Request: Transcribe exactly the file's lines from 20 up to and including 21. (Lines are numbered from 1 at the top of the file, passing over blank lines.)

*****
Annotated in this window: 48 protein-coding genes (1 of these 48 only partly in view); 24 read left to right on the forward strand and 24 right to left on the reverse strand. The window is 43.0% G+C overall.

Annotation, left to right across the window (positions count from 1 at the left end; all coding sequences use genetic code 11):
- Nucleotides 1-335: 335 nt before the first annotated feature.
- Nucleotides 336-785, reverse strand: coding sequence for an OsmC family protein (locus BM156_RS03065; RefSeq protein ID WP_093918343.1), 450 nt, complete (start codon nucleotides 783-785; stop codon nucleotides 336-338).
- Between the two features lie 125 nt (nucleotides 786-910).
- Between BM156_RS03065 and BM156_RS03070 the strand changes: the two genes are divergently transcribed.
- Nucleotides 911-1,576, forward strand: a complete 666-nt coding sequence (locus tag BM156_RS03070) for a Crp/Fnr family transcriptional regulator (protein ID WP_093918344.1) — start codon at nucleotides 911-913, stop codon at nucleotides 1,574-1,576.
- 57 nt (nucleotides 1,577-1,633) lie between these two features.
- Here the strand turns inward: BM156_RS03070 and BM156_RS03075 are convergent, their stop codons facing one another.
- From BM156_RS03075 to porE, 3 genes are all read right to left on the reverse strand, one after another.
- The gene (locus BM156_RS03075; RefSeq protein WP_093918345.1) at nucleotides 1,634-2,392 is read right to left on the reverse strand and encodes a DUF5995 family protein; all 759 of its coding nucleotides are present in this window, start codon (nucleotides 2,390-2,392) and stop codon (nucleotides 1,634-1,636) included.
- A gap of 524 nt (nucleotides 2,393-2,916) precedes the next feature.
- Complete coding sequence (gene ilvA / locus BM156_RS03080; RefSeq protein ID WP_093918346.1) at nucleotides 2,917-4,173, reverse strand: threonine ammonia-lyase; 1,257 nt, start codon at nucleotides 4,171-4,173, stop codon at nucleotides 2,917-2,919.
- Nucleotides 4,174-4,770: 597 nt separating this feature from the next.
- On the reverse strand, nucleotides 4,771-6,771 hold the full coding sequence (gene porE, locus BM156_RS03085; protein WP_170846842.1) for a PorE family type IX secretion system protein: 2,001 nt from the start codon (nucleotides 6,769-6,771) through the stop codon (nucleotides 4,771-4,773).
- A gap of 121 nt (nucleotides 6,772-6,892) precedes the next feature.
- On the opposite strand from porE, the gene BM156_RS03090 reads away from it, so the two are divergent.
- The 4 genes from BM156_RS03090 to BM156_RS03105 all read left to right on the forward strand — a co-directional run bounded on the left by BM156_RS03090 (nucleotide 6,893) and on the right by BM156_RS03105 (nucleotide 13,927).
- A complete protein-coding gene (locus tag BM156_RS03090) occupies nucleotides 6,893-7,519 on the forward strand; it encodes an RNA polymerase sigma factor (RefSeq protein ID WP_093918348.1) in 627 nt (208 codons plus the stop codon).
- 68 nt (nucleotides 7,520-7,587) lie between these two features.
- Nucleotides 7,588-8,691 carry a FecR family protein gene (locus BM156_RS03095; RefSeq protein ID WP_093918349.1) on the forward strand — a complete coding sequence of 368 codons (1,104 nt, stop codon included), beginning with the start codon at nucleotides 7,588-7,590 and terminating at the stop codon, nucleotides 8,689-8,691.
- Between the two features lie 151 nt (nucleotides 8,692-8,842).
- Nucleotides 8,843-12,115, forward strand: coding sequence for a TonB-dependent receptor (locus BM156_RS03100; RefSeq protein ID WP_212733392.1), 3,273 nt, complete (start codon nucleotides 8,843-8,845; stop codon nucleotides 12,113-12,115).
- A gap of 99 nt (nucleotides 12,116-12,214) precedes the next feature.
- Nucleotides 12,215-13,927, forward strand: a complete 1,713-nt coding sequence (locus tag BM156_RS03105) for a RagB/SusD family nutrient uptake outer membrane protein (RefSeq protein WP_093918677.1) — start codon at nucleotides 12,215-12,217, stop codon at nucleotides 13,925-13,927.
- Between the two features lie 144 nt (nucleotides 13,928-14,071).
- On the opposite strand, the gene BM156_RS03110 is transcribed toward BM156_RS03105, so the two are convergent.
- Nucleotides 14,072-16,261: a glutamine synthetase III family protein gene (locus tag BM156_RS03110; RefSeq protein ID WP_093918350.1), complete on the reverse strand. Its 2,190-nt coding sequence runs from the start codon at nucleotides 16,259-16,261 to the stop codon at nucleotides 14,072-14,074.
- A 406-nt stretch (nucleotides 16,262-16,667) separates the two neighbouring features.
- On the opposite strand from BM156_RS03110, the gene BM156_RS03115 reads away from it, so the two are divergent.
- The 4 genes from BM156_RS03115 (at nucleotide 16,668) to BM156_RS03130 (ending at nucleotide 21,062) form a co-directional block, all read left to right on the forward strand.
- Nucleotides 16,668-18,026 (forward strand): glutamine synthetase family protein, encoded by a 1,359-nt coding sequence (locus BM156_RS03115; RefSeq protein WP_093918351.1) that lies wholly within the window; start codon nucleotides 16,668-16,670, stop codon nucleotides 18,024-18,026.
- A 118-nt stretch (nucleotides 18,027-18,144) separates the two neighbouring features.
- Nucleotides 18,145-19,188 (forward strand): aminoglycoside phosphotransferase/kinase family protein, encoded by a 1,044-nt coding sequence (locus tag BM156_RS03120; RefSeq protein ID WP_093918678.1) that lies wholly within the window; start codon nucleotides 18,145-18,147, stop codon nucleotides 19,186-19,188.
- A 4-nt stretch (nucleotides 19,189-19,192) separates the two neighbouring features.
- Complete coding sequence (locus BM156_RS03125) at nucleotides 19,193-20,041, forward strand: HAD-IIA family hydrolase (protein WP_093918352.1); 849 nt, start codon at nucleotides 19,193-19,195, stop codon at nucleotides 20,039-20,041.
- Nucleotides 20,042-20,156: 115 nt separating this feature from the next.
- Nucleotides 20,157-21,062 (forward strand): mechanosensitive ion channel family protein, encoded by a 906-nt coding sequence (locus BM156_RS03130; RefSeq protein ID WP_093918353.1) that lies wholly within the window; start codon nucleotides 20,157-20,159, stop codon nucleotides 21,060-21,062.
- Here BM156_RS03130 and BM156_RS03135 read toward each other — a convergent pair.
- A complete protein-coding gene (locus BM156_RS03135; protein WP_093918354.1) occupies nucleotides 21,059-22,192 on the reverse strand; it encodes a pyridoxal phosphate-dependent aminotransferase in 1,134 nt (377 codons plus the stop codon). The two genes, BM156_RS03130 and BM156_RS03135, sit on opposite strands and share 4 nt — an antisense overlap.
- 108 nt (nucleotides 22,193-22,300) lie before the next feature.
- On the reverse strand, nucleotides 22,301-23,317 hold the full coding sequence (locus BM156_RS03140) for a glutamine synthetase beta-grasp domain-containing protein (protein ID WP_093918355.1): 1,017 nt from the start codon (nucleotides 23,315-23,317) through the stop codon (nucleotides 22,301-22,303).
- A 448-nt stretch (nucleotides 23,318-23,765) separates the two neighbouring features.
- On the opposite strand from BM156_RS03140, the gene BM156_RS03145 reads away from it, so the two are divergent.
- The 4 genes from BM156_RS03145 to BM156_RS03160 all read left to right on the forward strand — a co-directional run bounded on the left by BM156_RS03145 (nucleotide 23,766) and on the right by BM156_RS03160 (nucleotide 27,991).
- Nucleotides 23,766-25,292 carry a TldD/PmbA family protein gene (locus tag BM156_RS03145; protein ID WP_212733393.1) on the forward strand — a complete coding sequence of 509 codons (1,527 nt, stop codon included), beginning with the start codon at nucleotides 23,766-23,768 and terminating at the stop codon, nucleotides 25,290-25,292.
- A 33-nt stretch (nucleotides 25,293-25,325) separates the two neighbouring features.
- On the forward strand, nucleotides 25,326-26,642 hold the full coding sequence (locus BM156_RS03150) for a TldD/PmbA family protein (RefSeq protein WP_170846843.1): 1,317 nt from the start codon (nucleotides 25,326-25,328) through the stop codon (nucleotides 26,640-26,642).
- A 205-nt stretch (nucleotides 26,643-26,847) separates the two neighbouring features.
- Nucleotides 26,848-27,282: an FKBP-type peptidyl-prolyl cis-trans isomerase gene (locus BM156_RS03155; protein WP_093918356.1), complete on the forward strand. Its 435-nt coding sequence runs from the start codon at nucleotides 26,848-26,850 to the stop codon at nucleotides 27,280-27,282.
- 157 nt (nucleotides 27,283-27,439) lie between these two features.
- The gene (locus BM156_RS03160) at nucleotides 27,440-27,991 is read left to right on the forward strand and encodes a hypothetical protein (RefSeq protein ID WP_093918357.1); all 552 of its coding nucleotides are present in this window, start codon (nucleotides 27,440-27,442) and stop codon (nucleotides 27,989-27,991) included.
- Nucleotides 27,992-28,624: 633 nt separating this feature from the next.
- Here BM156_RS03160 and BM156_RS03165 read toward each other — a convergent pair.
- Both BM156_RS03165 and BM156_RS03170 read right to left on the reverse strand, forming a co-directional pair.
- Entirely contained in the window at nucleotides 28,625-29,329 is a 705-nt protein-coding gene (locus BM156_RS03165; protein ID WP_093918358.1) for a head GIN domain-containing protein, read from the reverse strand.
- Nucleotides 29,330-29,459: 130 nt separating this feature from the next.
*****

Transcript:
- 68 nt (nucleotides 7,520-7,587) lie between these two features.
- Nucleotides 7,588-8,691 carry a FecR family protein gene (locus BM156_RS03095; RefSeq protein ID WP_093918349.1) on the forward strand — a complete coding sequence of 368 codons (1,104 nt, stop codon included), beginning with the start codon at nucleotides 7,588-7,590 and terminating at the stop codon, nucleotides 8,689-8,691.